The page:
Archives for category: Architecture

green halo waste tracking system leed whitewave food brandsWhiteWave Foods is a leading consumer food and beverage company and their milk dairy facility in Dallas, Texas recently received green building certificates! WhiteWave Foods produces Silk®, Horizon®, International Delight® and Earthbound Farm® products. Their 325,000 square foot facility earned the U.S. Green Building Council (USGBC) LEED® (Leadership in Energy and Environmental Design) certification for New Construction.

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This facility includes both a dairy and no-dairy area, there is also a 5,000 hp ammonia refrigeration system, multiple raw milk receiving bays, soy extraction area, multiple batching, filler lines and finished product coolers. This state-of-the-art facility is the result of just 8 months of renovation at a former frozen yogurt plant.

The president of WhiteWave Foods explained that the company is committed to helping people eat better and that how they make their products is just as important as what they make.

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Vendingmarketwatch.com’s article on WhiteWave Food explained how the LEED credits were earned for this building:

“The LEED green building certification system is the foremost program for the design, construction and operation of green buildings. Green attributes of the WhiteWave facility include:

·  Nearly 90 percent of all demolition and construction waste associated with the project was diverted from landfills.

·  Landscaping that requires no irrigation

·  Fixtures that use 30 percent less water

·  100 percent of wood-based building materials certified sustainable by the Forest Stewardship Council (FSC)

·  Nearly half of all building materials manufactured within 500 miles of the site

·  Use of materials and design techniques that facilitate solar reflectivity, helping to address “heat island” challenges associated with Dallas’ urban development. According to the U.S. Environmental Protection Agency (EPA), the annual mean air temperature of a city with 1 million people or more can be 1.8–5.4°F warmer than its surroundings, increasing summertime peak energy demand, air pollution and greenhouse gas emissions, and heat-related illness.”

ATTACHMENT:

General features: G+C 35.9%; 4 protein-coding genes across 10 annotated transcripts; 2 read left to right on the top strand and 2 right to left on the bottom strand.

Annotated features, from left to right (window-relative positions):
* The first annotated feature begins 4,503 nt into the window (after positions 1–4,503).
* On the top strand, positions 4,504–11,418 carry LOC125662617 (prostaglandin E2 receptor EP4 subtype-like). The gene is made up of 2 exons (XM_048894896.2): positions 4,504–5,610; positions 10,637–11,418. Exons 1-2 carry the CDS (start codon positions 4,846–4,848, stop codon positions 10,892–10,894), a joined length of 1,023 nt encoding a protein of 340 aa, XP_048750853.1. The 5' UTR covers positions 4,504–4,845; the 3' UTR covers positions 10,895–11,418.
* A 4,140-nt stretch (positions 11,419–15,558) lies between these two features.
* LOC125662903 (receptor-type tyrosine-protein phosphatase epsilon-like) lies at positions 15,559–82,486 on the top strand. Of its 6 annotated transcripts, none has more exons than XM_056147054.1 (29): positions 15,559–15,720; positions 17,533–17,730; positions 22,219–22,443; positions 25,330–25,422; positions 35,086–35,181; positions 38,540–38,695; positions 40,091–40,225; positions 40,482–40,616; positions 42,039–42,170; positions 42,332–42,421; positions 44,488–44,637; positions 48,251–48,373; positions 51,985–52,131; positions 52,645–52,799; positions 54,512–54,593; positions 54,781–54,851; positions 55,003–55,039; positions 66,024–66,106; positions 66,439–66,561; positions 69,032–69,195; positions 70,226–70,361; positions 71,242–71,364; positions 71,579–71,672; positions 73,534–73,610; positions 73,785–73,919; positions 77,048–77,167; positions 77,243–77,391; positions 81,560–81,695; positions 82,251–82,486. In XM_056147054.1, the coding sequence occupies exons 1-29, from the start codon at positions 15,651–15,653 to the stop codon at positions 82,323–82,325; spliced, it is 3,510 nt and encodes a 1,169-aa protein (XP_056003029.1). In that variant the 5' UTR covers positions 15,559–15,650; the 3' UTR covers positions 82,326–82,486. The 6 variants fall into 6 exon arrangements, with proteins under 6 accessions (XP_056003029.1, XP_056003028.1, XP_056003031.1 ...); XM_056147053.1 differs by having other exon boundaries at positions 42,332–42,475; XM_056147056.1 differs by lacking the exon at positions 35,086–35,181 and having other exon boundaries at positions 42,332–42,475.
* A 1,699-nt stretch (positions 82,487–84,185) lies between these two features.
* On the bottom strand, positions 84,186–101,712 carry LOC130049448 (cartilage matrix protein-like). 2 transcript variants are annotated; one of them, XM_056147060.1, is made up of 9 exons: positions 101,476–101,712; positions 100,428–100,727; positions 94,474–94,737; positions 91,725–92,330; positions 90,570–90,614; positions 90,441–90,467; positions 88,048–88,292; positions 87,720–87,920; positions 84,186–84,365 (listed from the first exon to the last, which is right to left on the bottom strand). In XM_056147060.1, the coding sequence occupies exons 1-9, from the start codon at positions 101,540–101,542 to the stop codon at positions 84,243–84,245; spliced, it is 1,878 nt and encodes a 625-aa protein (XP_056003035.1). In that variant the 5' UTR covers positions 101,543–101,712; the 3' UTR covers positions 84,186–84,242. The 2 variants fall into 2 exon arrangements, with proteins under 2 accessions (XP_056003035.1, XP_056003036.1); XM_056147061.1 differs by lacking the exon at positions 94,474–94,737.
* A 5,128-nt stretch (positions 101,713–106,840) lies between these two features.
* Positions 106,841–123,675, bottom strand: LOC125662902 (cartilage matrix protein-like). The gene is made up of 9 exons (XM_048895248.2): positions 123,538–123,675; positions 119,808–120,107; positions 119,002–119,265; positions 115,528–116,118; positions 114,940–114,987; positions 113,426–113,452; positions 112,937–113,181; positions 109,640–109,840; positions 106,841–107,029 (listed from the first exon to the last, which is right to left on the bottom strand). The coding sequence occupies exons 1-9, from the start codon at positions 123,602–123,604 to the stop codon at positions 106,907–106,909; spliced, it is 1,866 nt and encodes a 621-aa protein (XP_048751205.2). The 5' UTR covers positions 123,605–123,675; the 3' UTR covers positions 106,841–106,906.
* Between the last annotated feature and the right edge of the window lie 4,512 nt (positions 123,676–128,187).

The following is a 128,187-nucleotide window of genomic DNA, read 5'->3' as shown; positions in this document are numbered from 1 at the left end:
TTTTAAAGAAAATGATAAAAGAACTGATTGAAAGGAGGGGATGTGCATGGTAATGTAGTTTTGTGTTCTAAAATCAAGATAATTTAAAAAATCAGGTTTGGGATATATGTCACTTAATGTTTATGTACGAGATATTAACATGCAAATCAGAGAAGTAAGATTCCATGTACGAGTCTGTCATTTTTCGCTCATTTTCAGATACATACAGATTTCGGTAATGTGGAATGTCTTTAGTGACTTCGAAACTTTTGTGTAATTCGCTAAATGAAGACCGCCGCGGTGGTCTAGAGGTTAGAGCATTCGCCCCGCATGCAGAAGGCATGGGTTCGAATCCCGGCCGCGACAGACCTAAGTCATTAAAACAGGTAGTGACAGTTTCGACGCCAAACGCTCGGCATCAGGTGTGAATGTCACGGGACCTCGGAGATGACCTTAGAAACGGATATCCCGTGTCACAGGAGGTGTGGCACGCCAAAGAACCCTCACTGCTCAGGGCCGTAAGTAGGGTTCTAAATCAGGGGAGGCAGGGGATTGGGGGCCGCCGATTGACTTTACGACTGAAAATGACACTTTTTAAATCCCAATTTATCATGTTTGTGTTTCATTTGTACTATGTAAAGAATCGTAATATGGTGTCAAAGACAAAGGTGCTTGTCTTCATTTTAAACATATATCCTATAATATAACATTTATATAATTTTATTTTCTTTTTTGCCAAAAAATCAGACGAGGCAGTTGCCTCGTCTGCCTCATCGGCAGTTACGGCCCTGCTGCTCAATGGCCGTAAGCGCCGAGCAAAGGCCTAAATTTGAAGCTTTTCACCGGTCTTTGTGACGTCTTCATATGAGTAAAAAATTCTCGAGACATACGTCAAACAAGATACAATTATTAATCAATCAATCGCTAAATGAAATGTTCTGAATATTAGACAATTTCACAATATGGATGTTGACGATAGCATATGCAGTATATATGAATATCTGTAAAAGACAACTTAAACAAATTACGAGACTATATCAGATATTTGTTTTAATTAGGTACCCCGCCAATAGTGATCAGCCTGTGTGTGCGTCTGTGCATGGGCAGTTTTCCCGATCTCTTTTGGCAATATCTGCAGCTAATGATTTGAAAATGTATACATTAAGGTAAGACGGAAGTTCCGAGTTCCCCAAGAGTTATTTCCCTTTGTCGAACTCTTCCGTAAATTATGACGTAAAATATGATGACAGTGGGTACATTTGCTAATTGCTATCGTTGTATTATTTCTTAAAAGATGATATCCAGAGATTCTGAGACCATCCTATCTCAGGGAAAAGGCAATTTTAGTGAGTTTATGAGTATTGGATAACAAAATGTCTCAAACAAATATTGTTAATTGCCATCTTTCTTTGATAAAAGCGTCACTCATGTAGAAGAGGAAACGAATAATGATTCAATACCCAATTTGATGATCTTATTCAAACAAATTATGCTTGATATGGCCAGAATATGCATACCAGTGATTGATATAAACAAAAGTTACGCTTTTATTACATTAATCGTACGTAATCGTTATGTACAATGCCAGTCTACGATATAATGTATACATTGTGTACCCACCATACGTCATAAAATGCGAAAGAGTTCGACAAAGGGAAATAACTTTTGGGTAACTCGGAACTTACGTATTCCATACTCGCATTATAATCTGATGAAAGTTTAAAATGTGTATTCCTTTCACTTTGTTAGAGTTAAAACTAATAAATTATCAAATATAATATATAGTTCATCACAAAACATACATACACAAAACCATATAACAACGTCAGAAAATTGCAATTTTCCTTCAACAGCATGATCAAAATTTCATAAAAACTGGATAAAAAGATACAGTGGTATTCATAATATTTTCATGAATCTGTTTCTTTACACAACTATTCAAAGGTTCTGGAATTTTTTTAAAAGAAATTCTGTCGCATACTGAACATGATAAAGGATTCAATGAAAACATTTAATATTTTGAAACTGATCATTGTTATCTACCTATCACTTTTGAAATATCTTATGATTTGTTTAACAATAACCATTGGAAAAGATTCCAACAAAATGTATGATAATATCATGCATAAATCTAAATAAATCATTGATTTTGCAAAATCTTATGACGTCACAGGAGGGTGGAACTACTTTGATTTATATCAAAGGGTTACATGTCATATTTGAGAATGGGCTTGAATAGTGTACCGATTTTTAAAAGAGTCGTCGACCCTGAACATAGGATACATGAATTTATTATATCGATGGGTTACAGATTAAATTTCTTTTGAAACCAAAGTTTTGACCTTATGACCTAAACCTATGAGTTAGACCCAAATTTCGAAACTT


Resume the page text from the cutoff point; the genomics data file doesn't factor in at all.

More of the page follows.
Since this company’s products are so popular it’s good to know that WhiteWave Foods is committed to our health and how their products are made. This building also employed 300 individuals and LEED buildings are one incredible way to help the planet.

 

Source: http://www.hill-wilkinson.com/markets/food-beverage/white-wave-foods

and

http://www.vendingmarketwatch.com/news/11574721/whitewave-foods-opens-companys-first-certified-green-manufacturing-plant


Another great Green article from Green Halo

Track your recycling at www.greenhalosystems.com

Follow Green Halo on Twitter at http://twitter.com/greenhalousa

Here it is, a list of the best ways to reduce your carbon footprint according to National Geographic and the folks @GreenHaloUSA

carbon footprint erase pan green halo green environment

How to Reduce Your Carbon Footprint

1. Make your home energy efficient.
Your home can be responsible for creating twice as many greenhouse gas emissions as your car. Since half of the energy used in your home helps to heat and cool it, making your home as energy efficient as possible will take big chunks out of your carbon footprint. Steps you can take include: Getting a home energy audit; installing energy efficient windows; insulating your attic and walls; installing a programmable thermostat; turning your thermostat down 2 degrees in winter and up 2 degrees in summer.

2. Drive less.
Combine your trips in the car, so you don’t have to go out multiple times to the same location. When possible, use public transit, walk or bike to your destination.